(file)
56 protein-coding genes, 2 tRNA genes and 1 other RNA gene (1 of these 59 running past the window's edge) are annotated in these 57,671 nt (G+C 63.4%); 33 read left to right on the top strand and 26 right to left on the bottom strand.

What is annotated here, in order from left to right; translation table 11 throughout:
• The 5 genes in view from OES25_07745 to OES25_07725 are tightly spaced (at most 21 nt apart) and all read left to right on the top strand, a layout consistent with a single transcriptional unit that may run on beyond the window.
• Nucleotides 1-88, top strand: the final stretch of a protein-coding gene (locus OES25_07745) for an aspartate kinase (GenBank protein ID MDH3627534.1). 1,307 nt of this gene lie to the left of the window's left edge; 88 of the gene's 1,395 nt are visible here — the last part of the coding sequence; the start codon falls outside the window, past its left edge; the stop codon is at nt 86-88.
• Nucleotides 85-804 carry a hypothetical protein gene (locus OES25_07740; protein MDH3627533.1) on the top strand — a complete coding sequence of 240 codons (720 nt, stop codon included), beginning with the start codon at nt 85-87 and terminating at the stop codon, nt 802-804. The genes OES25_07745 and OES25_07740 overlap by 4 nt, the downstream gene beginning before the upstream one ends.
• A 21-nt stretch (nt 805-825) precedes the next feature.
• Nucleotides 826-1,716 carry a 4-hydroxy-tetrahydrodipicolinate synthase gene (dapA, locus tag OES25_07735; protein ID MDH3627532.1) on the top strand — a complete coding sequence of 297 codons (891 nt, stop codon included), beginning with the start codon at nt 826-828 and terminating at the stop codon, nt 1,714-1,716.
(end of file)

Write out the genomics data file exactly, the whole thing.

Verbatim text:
56 protein-coding genes, 2 tRNA genes and 1 other RNA gene (1 of these 59 running past the window's edge) are annotated in these 57,671 nt (G+C 63.4%); 33 read left to right on the top strand and 26 right to left on the bottom strand.

What is annotated here, in order from left to right; translation table 11 throughout:
• The 5 genes in view from OES25_07745 to OES25_07725 are tightly spaced (at most 21 nt apart) and all read left to right on the top strand, a layout consistent with a single transcriptional unit that may run on beyond the window.
• Nucleotides 1-88, top strand: the final stretch of a protein-coding gene (locus OES25_07745) for an aspartate kinase (GenBank protein ID MDH3627534.1). 1,307 nt of this gene lie to the left of the window's left edge; 88 of the gene's 1,395 nt are visible here — the last part of the coding sequence; the start codon falls outside the window, past its left edge; the stop codon is at nt 86-88.
• Nucleotides 85-804 carry a hypothetical protein gene (locus OES25_07740; protein MDH3627533.1) on the top strand — a complete coding sequence of 240 codons (720 nt, stop codon included), beginning with the start codon at nt 85-87 and terminating at the stop codon, nt 802-804. The genes OES25_07745 and OES25_07740 overlap by 4 nt, the downstream gene beginning before the upstream one ends.
• A 21-nt stretch (nt 805-825) precedes the next feature.
• Nucleotides 826-1,716 carry a 4-hydroxy-tetrahydrodipicolinate synthase gene (dapA, locus tag OES25_07735; protein ID MDH3627532.1) on the top strand — a complete coding sequence of 297 codons (891 nt, stop codon included), beginning with the start codon at nt 826-828 and terminating at the stop codon, nt 1,714-1,716.